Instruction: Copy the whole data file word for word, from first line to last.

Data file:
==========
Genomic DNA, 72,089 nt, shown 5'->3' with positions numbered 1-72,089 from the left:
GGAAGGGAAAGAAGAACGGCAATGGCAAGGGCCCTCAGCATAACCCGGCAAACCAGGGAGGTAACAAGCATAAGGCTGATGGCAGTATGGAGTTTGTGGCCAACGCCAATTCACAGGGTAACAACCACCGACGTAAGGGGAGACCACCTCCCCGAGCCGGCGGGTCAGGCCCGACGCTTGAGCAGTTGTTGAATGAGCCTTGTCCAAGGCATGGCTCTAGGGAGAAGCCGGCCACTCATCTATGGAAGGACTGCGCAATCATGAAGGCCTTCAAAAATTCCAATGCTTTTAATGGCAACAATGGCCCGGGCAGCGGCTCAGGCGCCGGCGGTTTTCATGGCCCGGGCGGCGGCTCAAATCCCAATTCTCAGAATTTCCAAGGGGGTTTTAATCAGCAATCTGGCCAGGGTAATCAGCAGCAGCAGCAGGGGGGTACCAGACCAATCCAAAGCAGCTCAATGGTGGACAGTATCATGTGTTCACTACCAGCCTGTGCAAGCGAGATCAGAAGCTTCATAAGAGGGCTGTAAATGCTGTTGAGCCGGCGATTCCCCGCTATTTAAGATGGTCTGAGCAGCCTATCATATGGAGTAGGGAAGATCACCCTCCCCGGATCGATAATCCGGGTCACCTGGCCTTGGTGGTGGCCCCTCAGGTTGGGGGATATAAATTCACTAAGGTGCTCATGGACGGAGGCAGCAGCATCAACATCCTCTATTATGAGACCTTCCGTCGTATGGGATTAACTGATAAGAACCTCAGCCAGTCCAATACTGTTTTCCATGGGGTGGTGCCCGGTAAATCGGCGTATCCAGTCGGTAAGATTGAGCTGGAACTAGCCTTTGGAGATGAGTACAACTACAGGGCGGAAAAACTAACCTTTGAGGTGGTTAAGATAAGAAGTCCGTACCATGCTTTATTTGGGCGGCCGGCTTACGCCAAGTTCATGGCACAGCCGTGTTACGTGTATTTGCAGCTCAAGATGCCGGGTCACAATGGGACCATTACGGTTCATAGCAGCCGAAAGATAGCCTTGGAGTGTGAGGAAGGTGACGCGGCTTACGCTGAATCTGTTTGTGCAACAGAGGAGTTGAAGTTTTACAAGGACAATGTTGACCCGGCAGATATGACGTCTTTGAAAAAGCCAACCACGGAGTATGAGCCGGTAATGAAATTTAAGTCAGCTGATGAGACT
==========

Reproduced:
Genomic DNA, 72,089 nt, shown 5'->3' with positions numbered 1-72,089 from the left:
GGAAGGGAAAGAAGAACGGCAATGGCAAGGGCCCTCAGCATAACCCGGCAAACCAGGGAGGTAACAAGCATAAGGCTGATGGCAGTATGGAGTTTGTGGCCAACGCCAATTCACAGGGTAACAACCACCGACGTAAGGGGAGACCACCTCCCCGAGCCGGCGGGTCAGGCCCGACGCTTGAGCAGTTGTTGAATGAGCCTTGTCCAAGGCATGGCTCTAGGGAGAAGCCGGCCACTCATCTATGGAAGGACTGCGCAATCATGAAGGCCTTCAAAAATTCCAATGCTTTTAATGGCAACAATGGCCCGGGCAGCGGCTCAGGCGCCGGCGGTTTTCATGGCCCGGGCGGCGGCTCAAATCCCAATTCTCAGAATTTCCAAGGGGGTTTTAATCAGCAATCTGGCCAGGGTAATCAGCAGCAGCAGCAGGGGGGTACCAGACCAATCCAAAGCAGCTCAATGGTGGACAGTATCATGTGTTCACTACCAGCCTGTGCAAGCGAGATCAGAAGCTTCATAAGAGGGCTGTAAATGCTGTTGAGCCGGCGATTCCCCGCTATTTAAGATGGTCTGAGCAGCCTATCATATGGAGTAGGGAAGATCACCCTCCCCGGATCGATAATCCGGGTCACCTGGCCTTGGTGGTGGCCCCTCAGGTTGGGGGATATAAATTCACTAAGGTGCTCATGGACGGAGGCAGCAGCATCAACATCCTCTATTATGAGACCTTCCGTCGTATGGGATTAACTGATAAGAACCTCAGCCAGTCCAATACTGTTTTCCATGGGGTGGTGCCCGGTAAATCGGCGTATCCAGTCGGTAAGATTGAGCTGGAACTAGCCTTTGGAGATGAGTACAACTACAGGGCGGAAAAACTAACCTTTGAGGTGGTTAAGATAAGAAGTCCGTACCATGCTTTATTTGGGCGGCCGGCTTACGCCAAGTTCATGGCACAGCCGTGTTACGTGTATTTGCAGCTCAAGATGCCGGGTCACAATGGGACCATTACGGTTCATAGCAGCCGAAAGATAGCCTTGGAGTGTGAGGAAGGTGACGCGGCTTACGCTGAATCTGTTTGTGCAACAGAGGAGTTGAAGTTTTACAAGGACAATGTTGACCCGGCAGATATGACGTCTTTGAAAAAGCCAACCACGGAGTATGAGCCGGTAATGAAATTTAAGTCAGCTGATGAGACT